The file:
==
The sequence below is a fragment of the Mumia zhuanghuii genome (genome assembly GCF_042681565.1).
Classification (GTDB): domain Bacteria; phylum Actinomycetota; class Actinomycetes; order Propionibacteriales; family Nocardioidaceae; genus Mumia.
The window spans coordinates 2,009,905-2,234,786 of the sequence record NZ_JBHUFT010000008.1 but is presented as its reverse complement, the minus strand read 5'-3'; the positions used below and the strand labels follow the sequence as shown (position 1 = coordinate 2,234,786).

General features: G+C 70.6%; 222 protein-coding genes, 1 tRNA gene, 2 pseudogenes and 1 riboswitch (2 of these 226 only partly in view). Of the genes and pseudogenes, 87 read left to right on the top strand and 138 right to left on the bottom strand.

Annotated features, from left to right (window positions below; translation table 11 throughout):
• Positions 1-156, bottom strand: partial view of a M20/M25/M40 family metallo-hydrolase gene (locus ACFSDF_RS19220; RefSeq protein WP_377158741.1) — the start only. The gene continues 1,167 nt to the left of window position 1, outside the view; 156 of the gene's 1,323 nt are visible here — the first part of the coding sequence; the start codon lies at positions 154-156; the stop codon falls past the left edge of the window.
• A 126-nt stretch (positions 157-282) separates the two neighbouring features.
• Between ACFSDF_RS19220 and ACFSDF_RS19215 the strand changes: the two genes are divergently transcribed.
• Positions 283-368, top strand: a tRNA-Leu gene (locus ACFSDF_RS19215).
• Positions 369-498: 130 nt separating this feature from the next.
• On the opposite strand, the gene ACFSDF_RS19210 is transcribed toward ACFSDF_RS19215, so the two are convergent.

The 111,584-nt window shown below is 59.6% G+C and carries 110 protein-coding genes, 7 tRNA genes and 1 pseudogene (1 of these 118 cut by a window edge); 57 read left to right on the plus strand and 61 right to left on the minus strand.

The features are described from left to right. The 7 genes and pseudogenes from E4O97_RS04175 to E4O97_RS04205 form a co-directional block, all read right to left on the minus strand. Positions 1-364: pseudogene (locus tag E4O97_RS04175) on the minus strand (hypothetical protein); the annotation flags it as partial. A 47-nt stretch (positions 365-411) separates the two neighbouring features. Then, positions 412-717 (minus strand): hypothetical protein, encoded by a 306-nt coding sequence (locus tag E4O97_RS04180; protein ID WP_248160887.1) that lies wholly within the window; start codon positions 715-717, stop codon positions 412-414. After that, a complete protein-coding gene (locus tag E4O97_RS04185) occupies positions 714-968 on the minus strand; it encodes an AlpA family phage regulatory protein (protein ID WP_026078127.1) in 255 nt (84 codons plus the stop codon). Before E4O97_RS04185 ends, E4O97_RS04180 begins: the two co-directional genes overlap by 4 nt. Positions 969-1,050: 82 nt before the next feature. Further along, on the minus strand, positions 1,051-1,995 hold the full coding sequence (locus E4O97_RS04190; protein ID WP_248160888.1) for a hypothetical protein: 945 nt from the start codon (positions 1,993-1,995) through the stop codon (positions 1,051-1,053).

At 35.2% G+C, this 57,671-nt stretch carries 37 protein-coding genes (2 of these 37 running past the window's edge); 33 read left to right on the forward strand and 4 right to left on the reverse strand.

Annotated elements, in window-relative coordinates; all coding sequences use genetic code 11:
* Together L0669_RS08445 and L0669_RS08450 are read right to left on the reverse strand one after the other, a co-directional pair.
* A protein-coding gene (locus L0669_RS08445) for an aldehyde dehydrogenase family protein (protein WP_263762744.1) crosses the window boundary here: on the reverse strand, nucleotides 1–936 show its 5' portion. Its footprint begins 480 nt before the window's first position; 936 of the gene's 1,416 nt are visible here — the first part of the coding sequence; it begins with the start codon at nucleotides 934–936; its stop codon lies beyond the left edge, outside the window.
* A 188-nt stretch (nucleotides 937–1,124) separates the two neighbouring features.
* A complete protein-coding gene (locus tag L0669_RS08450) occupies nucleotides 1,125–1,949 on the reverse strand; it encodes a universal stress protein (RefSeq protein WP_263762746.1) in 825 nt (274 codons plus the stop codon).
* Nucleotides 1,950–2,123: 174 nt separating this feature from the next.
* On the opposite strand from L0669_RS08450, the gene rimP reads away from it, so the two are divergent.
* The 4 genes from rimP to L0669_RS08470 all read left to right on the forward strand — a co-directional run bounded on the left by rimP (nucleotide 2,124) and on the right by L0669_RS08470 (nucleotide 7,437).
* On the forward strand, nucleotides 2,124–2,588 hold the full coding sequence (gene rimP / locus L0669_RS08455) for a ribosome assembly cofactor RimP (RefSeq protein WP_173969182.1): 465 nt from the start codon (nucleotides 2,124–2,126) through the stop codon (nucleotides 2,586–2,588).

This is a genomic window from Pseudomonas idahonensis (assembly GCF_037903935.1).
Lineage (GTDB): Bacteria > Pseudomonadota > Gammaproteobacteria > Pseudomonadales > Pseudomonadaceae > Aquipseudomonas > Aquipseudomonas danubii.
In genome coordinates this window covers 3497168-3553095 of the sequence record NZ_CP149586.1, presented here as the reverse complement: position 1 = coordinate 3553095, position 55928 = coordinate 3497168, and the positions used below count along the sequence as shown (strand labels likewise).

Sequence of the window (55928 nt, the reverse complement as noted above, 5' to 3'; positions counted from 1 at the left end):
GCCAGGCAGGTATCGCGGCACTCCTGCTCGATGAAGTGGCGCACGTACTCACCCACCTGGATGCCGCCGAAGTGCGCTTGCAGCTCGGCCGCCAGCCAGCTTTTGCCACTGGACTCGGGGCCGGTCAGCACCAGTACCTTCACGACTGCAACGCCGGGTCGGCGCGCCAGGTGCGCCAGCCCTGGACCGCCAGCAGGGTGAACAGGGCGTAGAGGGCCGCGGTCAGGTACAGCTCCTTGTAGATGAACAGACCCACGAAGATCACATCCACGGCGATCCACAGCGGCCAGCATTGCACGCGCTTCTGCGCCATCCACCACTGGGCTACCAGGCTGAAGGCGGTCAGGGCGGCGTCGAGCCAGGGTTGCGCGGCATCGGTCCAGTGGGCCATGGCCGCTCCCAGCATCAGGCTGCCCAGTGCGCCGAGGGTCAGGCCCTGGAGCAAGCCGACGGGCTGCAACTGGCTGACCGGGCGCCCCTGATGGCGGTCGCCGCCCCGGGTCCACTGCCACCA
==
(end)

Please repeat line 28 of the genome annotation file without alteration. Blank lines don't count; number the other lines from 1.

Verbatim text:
GCCAGGCAGGTATCGCGGCACTCCTGCTCGATGAAGTGGCGCACGTACTCACCCACCTGGATGCCGCCGAAGTGCGCTTGCAGCTCGGCCGCCAGCCAGCTTTTGCCACTGGACTCGGGGCCGGTCAGCACCAGTACCTTCACGACTGCAACGCCGGGTCGGCGCGCCAGGTGCGCCAGCCCTGGACCGCCAGCAGGGTGAACAGGGCGTAGAGGGCCGCGGTCAGGTACAGCTCCTTGTAGATGAACAGACCCACGAAGATCACATCCACGGCGATCCACAGCGGCCAGCATTGCACGCGCTTCTGCGCCATCCACCACTGGGCTACCAGGCTGAAGGCGGTCAGGGCGGCGTCGAGCCAGGGTTGCGCGGCATCGGTCCAGTGGGCCATGGCCGCTCCCAGCATCAGGCTGCCCAGTGCGCCGAGGGTCAGGCCCTGGAGCAAGCCGACGGGCTGCAACTGGCTGACCGGGCGCCCCTGATGGCGGTCGCCGCCCCGGGTCCACTGCCACCA